Translating and Interpreting for Refugees: The Ideal and the Reality
Association of Translators and Interpreters of Ontario
Abstract: When the Government of Canada decided to accept 25,000 Syrian refugees it issued a call for 250 certified Arabic to-and-from English translators or interpreters to interview refugees. ATIO, the second-largest organization of professional translators and interpreters in Canada, identified a total of nine certified Arabic translators or interpreters; less than five per cent of the number requested by the government. While Translation and Interpretation professionals were unable to respond in a time of crisis, uncertified–even untrained—translators and interpreters stepped forward and provided essential services to refugees arriving in Canada.
This presentation describes the experience of one refugee family with virtually no knowledge of English or French and the work of untrained Arabic speakers in helping them to adjust to their new home, emphasizing the role of cellphones as instruments of interpretation.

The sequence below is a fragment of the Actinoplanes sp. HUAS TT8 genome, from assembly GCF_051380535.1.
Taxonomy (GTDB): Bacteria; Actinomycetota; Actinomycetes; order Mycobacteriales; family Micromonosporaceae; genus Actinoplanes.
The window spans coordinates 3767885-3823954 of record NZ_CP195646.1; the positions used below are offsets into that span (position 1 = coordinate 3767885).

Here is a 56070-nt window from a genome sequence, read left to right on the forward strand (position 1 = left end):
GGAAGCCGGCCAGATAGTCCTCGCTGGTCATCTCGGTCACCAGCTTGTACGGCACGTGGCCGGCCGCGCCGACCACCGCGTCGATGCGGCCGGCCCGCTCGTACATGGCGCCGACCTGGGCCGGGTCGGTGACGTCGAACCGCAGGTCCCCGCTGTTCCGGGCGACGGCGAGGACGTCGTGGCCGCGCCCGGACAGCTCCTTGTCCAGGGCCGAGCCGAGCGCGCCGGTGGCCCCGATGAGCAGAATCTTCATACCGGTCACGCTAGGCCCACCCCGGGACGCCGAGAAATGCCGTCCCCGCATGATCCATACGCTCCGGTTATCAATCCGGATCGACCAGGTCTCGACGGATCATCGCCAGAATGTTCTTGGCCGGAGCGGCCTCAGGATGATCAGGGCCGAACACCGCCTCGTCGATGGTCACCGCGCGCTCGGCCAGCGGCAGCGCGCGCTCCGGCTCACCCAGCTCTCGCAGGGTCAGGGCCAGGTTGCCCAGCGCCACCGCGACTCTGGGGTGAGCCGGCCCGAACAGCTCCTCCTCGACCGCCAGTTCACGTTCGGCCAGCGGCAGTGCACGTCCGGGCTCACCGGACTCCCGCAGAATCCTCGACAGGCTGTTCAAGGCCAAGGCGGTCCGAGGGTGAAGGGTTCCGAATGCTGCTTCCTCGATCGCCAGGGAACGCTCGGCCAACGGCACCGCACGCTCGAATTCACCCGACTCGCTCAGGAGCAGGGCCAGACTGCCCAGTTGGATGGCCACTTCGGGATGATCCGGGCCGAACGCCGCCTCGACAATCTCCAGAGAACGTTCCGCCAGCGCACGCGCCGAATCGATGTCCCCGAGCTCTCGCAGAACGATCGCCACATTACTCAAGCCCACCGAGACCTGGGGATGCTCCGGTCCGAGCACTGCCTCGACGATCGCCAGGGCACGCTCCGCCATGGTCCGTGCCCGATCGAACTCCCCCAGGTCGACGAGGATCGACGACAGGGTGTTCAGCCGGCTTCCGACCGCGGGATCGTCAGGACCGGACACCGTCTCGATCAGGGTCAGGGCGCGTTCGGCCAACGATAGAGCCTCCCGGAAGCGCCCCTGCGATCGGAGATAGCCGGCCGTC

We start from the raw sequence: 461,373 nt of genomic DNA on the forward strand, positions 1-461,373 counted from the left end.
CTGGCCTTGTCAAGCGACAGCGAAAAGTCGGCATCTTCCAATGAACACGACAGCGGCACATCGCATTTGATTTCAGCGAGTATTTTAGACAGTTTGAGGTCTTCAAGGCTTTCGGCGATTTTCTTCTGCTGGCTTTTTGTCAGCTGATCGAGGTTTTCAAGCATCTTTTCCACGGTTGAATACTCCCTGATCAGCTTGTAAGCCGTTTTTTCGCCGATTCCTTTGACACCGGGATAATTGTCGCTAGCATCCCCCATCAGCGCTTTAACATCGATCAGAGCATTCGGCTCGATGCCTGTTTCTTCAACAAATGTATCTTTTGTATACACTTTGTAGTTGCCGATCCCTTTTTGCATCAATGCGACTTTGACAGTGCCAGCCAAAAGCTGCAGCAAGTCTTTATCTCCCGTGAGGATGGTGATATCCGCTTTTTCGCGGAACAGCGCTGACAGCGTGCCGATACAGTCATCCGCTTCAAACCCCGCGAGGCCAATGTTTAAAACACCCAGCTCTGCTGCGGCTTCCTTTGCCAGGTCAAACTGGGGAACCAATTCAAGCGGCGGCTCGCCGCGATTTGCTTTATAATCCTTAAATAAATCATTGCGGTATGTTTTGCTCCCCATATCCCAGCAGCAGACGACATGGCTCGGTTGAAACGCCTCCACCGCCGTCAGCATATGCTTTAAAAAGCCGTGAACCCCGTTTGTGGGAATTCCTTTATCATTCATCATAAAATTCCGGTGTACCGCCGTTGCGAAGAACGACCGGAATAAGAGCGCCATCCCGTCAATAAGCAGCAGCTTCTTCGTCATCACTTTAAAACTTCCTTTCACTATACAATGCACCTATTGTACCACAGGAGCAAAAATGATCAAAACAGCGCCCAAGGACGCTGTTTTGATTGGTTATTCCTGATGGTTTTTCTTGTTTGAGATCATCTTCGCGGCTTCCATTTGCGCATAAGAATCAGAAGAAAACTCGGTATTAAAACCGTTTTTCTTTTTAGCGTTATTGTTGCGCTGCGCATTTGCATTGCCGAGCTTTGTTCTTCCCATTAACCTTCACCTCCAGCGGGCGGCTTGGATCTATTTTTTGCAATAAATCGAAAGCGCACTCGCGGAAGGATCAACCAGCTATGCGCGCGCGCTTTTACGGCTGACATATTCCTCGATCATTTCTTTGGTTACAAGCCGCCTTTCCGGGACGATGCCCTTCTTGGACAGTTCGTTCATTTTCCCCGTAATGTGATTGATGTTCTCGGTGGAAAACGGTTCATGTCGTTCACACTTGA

Bio: Jim Shearon, a certified translator from French or Spanish into English, is a published author and editor, and former radio broadcaster of sports events and music programs. Jim graduated from the University of Ottawa’s School of Translation in 2002. He is a former Secretary of the Association of Translators and Interpreters of Ontario (ATIO), and a part-time teacher in the School of Translation.